When I left for Australia I returned the Fuji G617 camera to owner Ivar Mjell (thanks again mate for letting me use it). Just before returning it I got in one last shoot on an August evening where the weather was very kind to me.
On this evening I finally got a big cloudscape at Lake Peblinge so I could use the 617 at my favourite spot in Copenhagen:
Søtorvet Sunset in Velvia 617
© Flemming Bo Jensen Photography
This shows the massive view captured by the Fuji G617 with the fixed 105mm lens. I would have liked to zoom in a little, those buildings on the left are ugly.
Another option is rotating this massive camera! I have attempted a vertical 617 shot many times but this is one time where I feel it actually worked. To fill a 3:1 frame at such a wide angle view you need something very tall in the composition – in this case the gorgeous clouds.
Søtorvet Sunset in 617 – vertical
© Flemming Bo Jensen Photography
The 617 conclusion
If someone made an affordable practical 617 digital camera I would use nothing else. I really enjoyed shooting in the 617 format and being able to compose a 3:1 panorama in the viewfinder, no guesswork and no digital stitching. Nothing beats that. I am addicted to the creative power of the digital darkroom and the digital workflow so I didn’t enjoy the slow process of using transparency film again, getting them processed and scanned etc. But a digital 3:1 camera would be the best of both worlds. Note to camera manufactures: It does not need to be a 6x17cm sensor, just do 2 x 35mm sensors next to each other!
During my recent photo trip to Australia there were many times where I really wished I had the 617. Looking at some of my stitched digital panoramas I just know that on some of them I would have improved the composition (more about this later) a lot could I actually see the end product in the viewfinder. Then again; of course there are some shots I would have missed altogether because I would have been changing film or mucking with the manual settings etc. Some day when I can afford it I may end up carrying both a digital camera and an old 617 film camera.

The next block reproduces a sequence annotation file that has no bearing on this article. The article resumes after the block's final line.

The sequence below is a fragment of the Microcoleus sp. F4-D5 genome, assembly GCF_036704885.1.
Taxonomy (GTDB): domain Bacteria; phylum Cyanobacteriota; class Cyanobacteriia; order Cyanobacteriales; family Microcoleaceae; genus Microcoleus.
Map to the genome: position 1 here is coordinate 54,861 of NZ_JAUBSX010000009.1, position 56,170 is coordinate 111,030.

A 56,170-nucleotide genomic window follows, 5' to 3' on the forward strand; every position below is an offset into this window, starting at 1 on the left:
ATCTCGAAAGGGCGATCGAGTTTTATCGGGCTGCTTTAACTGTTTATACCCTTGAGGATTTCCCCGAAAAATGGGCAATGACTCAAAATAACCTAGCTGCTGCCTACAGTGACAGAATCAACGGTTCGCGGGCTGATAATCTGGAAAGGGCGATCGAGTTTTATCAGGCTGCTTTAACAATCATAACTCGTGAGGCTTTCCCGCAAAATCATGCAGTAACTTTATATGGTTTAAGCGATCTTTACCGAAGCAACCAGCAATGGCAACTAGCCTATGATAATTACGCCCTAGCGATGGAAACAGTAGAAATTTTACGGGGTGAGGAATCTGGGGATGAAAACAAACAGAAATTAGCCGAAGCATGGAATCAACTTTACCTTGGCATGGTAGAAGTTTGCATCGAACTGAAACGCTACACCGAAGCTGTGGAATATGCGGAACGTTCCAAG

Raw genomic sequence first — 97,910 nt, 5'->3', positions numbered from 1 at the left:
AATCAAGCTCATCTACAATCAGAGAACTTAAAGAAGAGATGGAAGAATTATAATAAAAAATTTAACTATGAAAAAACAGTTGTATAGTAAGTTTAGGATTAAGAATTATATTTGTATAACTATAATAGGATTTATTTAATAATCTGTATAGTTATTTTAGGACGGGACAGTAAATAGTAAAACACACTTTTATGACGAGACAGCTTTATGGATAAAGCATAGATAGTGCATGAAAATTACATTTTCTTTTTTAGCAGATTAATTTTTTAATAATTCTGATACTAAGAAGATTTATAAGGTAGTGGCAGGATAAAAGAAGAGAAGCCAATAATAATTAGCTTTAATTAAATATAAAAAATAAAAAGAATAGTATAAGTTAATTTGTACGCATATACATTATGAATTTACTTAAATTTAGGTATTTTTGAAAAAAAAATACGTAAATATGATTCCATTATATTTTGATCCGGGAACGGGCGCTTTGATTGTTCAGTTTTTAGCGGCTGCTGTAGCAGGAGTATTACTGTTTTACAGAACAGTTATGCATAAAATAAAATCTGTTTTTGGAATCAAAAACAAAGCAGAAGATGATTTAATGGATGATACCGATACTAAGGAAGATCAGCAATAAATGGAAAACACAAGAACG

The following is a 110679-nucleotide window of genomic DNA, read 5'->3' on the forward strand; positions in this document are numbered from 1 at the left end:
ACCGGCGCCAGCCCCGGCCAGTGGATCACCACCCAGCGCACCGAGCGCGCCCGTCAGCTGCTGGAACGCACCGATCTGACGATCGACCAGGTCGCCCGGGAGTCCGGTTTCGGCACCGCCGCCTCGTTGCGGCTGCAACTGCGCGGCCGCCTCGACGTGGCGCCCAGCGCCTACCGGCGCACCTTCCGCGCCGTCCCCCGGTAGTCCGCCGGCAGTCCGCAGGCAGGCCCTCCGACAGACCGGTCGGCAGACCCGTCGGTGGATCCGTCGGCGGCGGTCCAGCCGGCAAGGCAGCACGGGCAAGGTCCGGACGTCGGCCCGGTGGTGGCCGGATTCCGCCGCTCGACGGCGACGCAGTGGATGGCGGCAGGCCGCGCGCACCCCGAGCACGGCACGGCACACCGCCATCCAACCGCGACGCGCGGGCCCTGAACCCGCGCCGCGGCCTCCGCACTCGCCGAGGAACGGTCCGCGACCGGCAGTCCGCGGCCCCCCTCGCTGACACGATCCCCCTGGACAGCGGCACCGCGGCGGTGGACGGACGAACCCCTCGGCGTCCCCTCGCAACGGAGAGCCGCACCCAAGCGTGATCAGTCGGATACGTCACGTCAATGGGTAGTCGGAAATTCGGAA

I read a lot of photographer blogs and books. I spend hours at every gallery I visit be it online or in real life. I view perhaps a hundred photos everyday for inspiration and enjoyment. Photos shot with everything from digital point and shoots to DSLR’s to 617 pano cameras to 8×10 view cameras. There are many brilliant photographers out there using whatever equipment they choose to use. No camera ever took a photo anyway. Photographers take photos! Not cameras! Is there a point coming up? Yes!
Based upon the millions of photos I’ve viewed and my own experience I generally find 617 panorama photographers do better and stronger compositions than photographers doing digital stitched panoramas. I know that’s a strong generalisation and it’s only my opinion of course. There are great 617 photographers out there; there are great digital stitched pano photographers out there. But generally; I find the compositions stronger in true panoramas like the 617 (I don’t mean my own feeble attempts).
If you know how to work a composition you know one step makes all the difference. One step in the right direction makes all the elements line up in your composition. Or maybe you need to get down lower. Or up higher. This is much easier when you can see your composition in the viewfinder than when you’re stitching many vertical shots together. That’s why I find 617 shots have stronger composition. There are probably other reasons. The 617 photographers have probably been doing it much longer; more experience. Half the planet doesn’t own 617 cameras; only pro photographers and pano enthusiasts meaning the quality should be higher in general. Of course there are many boring 617 shots as well and many brilliant digitally stitched panoramas.
Still; in general the 617 pano compositions look stronger to me!
I usually shoot a cropped panorama of the same scene as I shoot a stitched panorama and often the cropped has better composition. That’s why an affordable digital 3:1 camera – like a digital Hasselblad X-pan – would be most welcome!